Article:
Even if you are fit and used to playing sports or working out, a few missteps here and there can raise your risk of injury. To stay as healthy as possible, watch out for these common workout mistakes that even frequent gym-goers make.
One obvious way people shave time off a workout when they’re in a hurry is to bypass, or rush through, the warm-up. But is this O.K.? No. In fact, it can increase your injury risk. Warming up raises core body temperature, improves muscle elasticity and range of motion in the joints, increases the rate of oxygen being delivered to working muscles, and more. All this allows your body to gradually get used to greater intensity so you can perform better and more safely as the workout progresses.
Going for the Familiar…Every Time
If you almost always gravitate to the same fitness-class formats, cardio machines and/or strength-training equipment, plan to mix it up more so cross training becomes your weekly norm. Cross training challenges your body with variety, making it a reliable approach to improving overall fitness, while also avoiding overuse injury due to muscle imbalances and repetitive routines.
Indulging in Digital Distractions
Occasionally glancing at your activity tracker during a workout can help you recognize when to ease off (good for injury prevention) or push yourself harder (good for better results). But constantly consulting a wearable or app on your phone could lead to a common culprit for injury at the gym: inattention.
When you allow yourself to become diverted on a fast-moving treadmill or while handling heavy weights, you raise your risk of injury. Play it safe and stay in the moment.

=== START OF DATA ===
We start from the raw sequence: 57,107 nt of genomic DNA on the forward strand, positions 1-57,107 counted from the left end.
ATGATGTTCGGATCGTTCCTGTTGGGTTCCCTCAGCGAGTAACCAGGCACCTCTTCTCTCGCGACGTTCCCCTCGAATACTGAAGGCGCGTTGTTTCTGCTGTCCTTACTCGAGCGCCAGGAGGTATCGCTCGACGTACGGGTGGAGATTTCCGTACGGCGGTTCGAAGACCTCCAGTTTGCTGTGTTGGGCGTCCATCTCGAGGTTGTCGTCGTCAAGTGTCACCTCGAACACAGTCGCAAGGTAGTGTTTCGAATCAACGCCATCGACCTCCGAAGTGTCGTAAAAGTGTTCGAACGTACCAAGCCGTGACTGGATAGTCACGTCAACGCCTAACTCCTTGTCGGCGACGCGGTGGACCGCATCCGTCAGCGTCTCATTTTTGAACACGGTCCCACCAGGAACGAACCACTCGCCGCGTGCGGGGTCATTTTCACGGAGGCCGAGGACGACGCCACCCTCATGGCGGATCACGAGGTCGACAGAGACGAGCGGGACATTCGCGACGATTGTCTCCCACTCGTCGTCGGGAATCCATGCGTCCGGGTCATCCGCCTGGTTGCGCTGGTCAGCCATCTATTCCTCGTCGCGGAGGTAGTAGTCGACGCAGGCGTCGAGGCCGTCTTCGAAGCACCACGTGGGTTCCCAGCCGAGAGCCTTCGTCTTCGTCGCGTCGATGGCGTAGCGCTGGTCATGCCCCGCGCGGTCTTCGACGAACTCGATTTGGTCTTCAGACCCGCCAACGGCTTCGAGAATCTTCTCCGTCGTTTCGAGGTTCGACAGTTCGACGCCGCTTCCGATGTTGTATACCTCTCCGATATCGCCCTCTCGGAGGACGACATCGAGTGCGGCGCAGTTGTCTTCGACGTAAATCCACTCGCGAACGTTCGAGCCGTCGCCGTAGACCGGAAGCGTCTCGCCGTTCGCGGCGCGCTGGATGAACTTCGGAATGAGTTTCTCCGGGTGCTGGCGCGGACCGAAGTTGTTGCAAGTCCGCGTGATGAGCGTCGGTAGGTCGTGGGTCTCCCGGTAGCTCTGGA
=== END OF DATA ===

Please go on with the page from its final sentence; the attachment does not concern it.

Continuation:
Overloading on a Good Thing
Most people struggle with not getting enough exercise or cutting corners when they do work out, which doesn’t do much for health promotion. But the opposite scenario—overdoing it with exercise volume or intensity—also increases injury risk.
If you’re the type of gym-goer who routinely attends two or more fitness classes back-to-back, or someone who pushes him- or herself to the brink in every workout, you could be taxing your body beyond what’s appropriate.
A well-rounded, recreational fitness program calls for a range of intensity levels throughout the week. To that end, avoid back-to-back fitness classes if the formats are similar (e.g., both cardio-focused workouts). You're better off doing one cardio class, then moving on to a complementary activity, such as muscle conditioning, yoga or stretching.
Remaining Consistent, But Aimless
If you're already going to the gym every week, you’re on the road to improved health and fitness. Kudos to you! However, it might be time to up the ante toward better health promotion and injury prevention by ensuring you’ve got a sound workout program in place.
The right plan will help you know what weights you should be lifting, and why. And what exercises are best for you and your goals. Are there any moves or equipment you should be avoiding? The more prepared you are for each workout, the better the results. Consider hiring a personal trainer who can help set you on the best and safest course of action.
Making a few tweaks at the gym toward greater exercise safety and effectiveness can go a long way toward keeping yourself injury-free in the short-term—and well into the future.